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Difficulty in exchanging older American currency

cr4909

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My in-laws (who live in Malaysia) have a family friend who embarked on a European trip. Apparently she had some American currency that had the older design (i.e, not the newly redesigned $5,$10,$20 with the extra colors, etc.). According to her, she could not exchange the older design bills in Europe, nor back in Malaysia. Unfortunately, I don't have much more information than that. Apparently, no money changer would accept the older bills and told her that she would need to exchange it in U.S.

Has anyone experienced this? I can't imagine why an older bill (mabye 5 years old) wouldn't be accepted, as it is legal tender. Personally, I find this very hard to believe.
 

Carolinian

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I have not had that problem anywhere in eastern Europe in the last few years, and they tend to be pickier than western Europe. They even now seem to be more tolerant of a small tear, writing, or smudge on the face of a bill, which used to get them rejected. I remember one time ten years or so ago that I went all over Vilnius to finally be able to change a $100 bill with a tiny ink mark.
 

short

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Trouble in China last year.

We had some trouble in China last year(March of 2007) with exchanging larger bills such as $20, $50, $100. Apparently forgery is rampent in China of both foreign bills and Yuan. Our tour guide said some folks on the last tour before ours exchanged money at one of the hotels and received forged Yuan in exchange so they are very gunshy.

All street vendors accepted small bills like $1 and $5 but balked at larger bills.

Short
 

GetawaysRus

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I also visited China recently. Although I did not experience this myself, several people told me that banks did not want to accept US currency that had small tears (rips) in the bill or was very wrinkled. Apparently Chinese banks would only accept US currency that was crisp and not too worn.
 

travelnut

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Same experience in Russia many years ago. Small, unstable countries and others with political turmoil or inflation re-issue their currency periodically and then their old currency is no longer accepted. So they are rightfully suspicious of all the different US bills and find it hard to believe that this is not the case in the US.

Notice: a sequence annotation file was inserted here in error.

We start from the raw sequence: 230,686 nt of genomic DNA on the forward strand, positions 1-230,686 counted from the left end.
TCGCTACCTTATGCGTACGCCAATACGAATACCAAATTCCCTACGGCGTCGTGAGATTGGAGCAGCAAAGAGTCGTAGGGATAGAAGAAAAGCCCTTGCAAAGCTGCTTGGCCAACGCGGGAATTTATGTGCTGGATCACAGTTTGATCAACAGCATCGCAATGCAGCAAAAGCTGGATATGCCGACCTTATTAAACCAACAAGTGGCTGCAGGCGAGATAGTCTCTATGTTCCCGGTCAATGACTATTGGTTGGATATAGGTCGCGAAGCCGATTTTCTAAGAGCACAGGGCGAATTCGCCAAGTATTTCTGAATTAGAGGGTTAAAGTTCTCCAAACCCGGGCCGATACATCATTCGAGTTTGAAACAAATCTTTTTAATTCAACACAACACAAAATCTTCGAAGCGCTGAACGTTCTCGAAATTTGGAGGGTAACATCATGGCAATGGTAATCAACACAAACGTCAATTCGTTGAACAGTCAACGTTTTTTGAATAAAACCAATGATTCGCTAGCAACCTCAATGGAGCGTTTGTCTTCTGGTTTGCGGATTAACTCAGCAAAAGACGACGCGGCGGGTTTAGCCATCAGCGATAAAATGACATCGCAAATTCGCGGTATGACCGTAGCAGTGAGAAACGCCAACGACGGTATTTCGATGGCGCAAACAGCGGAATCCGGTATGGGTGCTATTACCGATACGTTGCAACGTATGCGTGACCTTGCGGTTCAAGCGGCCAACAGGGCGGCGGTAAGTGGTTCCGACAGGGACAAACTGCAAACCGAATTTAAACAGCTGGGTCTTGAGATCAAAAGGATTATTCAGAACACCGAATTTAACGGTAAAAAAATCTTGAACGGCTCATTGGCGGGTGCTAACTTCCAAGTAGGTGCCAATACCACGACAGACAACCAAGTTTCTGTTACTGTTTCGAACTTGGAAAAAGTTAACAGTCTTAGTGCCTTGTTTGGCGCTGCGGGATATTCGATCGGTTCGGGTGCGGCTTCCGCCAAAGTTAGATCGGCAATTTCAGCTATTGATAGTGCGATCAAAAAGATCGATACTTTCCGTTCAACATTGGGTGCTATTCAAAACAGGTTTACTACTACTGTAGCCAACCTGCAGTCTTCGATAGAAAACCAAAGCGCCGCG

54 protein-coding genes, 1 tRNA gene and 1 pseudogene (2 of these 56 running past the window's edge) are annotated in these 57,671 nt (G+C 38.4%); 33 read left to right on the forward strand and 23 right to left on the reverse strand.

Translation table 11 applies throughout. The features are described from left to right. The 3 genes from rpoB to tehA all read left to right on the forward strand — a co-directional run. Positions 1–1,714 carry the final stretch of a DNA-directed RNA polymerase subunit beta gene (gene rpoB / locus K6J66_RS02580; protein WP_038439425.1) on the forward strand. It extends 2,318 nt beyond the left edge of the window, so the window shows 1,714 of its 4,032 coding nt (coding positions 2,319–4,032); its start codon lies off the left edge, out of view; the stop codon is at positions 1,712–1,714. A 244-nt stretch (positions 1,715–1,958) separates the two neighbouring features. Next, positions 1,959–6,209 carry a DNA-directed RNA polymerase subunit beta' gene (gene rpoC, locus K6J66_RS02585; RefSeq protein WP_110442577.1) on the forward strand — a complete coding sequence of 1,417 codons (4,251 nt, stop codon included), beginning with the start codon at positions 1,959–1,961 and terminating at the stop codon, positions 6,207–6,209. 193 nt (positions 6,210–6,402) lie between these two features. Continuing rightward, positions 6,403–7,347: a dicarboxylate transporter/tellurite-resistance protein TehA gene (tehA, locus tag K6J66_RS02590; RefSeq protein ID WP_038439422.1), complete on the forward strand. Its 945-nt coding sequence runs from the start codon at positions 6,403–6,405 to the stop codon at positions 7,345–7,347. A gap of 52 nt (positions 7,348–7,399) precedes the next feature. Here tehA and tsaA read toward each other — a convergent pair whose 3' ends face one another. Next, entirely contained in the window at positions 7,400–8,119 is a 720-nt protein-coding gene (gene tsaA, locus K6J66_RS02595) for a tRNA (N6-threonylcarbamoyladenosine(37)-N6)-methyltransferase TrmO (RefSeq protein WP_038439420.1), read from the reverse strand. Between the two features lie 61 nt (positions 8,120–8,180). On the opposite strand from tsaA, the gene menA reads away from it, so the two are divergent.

At that time, Russia did not have credit cards or ATMs. I suspect that that may still be true.
 

Carolinian

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The counterfeit problem can happen anywhere. When I was in Dublin, Ireland some years ago, there were high quality counterfeits of US 20-50-100 bills out and no exchange house or bank would take any of those denominations. I ended up using plastic where I could and exchanging some of my left over UK pounds that I would rather have kept.

In eastern Europe, even the smaller exchange houses now mostly have high tech machines to detect phonies, so the condition of bills is no longer a big problem as it once was.
 

cdn_traveler

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hard time with Canadian currency too

We also had a hard time exchanging our Canadian currency in China a few years ago. We were only trying to exchange a few $100 Canadian bills but it definitely was a memorable experience.

The teller first scrutinized every detail on the bills with a magnifying glass, then she called a supervisor over. He also inspected the bills thoroughly. When he was finally satisfied, he got on the phone with someone in the back office. This uber level manager finally approved our transaction, but we still had to present our passports to finalize the deal. It took over 45 minutes! Boy, we were really worried because we were starting to think that maybe there really was something wrong with the bills that we had given them.:eek:

After that experience, we decided that even with all the fees involved, it was worth it to just withdraw money from the ATM machines with our debit cards.
 
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